Lydia: "Daddy, are people who see things and daydream, are they, well, normal?"
    John: "No, they're much better than that. Why, for heaven's sake, they're the artists, the poets, the bums, the cream of society. They get a lot more out of life than normal people. For one thing, they're never lonely or cold or hungry, because they've got their imagination to keep them warm and to keep them company. And, don't you believe for a minute that because they see things that you don't, that those things aren't there."

    John's parents, according to this, are named John and Agnes. (Agnes was the middle name of James Thurber's mother.)

    ¤ "The Shrike and the Chipmunks," written by Marion Hargrove, directed by Sheldon Leonard.
    John is incensed when Hamilton decides to devote an entire issue of The Manhattanite to George Lindsay Lockhart, a children's book writer, whose next book will be illustrated by John. While Ellen and Lydia are charmed by Lockhart when he comes to visit, John is further irritated—until he discovers Lockhart is a cynical, frustrated soul who'd love to write something more acidic.
    Lockhart: Paul Ford. Delivery Man: Dave Shelley.

    The stories that Lockhart "writes" are actually Thurber's Fables for Our Time, specifically "The Shrike and the Chipmunks."

    ¤ "The War Between Men and Women," written by Rick Mittleman, directed by Alan Rifkin.
    At their sixteenth anniversary party at the Monroe house, Phil Jensen finally "breaks" at his wife Ruth's habit of embellishing and interrupting his story and accidentally spills a drink on her. This, and a hostile encounter at the grocery store, result in an escalation of warfare between Phil, John, Hamilton, and J.J. Howard, a fellow writer, and Ruth, Ellen, Margaret, and Sylvia Howard when Ruth throws Phil out of the house.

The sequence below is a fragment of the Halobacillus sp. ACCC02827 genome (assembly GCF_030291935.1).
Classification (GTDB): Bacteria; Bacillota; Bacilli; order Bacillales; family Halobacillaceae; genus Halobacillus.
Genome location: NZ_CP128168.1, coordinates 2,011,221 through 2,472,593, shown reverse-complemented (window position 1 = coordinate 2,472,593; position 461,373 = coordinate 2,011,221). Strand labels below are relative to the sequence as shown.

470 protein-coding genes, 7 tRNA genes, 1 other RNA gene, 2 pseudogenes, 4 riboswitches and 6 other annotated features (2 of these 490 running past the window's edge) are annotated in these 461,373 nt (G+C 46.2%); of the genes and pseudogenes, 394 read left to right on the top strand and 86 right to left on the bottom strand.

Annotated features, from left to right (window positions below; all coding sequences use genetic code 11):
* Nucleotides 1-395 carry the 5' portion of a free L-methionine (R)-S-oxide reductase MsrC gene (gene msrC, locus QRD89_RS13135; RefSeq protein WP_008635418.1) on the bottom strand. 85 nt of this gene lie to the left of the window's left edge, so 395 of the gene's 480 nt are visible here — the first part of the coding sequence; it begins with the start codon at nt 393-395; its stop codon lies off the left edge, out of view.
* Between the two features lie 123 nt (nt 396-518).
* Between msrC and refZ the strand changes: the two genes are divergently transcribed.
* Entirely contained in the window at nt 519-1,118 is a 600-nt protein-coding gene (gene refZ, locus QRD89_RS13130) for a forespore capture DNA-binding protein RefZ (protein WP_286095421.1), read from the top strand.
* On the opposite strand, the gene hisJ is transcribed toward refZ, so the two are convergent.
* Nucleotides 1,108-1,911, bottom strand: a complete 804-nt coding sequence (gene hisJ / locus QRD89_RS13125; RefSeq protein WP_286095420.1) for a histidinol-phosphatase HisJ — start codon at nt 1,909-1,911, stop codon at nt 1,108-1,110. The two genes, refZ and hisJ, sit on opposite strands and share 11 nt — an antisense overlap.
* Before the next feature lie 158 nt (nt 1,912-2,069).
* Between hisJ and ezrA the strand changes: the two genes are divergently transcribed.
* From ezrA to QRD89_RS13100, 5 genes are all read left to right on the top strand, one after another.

J.J.: Ray Walston.

    "The War Between Men and Women" forms the crux of this episode, but another Thurber piece used is "The Curb in the Sky."

    Overview to series and episode guide from My World and Welcome to It press kit, provided by Jim Beaty. I have added some notes about Thurber stories when possible.

    John EndingEllen EndingLydia EndingHamilton Ending

    "Thank you for visiting this My World and Welcome to It web page.
    Here are some other sites you might enjoy."



    TV Party's My World and Welcome to It Page

    TV Party's Fall reviews of the 60s contains a 2:19 minute preview of My World and Welcome to It which includes scenes from the pilot, "Little Girls Are Sugar and Spice — and Not Always Nice," and "Man Against the World"

    Four photos from the My World and Welcome to It press kit, provided by Jim Beaty.

    William Windom website

    A Tribute to Thurber and Lisa Gerritsen, Gary Cahall

    The Thurber House (a must-visit site for any Thurber fan)

    Pathfinder's Thurber Site

    My World and Welcome to It is the property of Sheldon Leonard Productions/NBC Television. This is a fan page. No copyright infringment is intended. Any opinions stated are my own and do not reflect the thoughts of the creators or producers.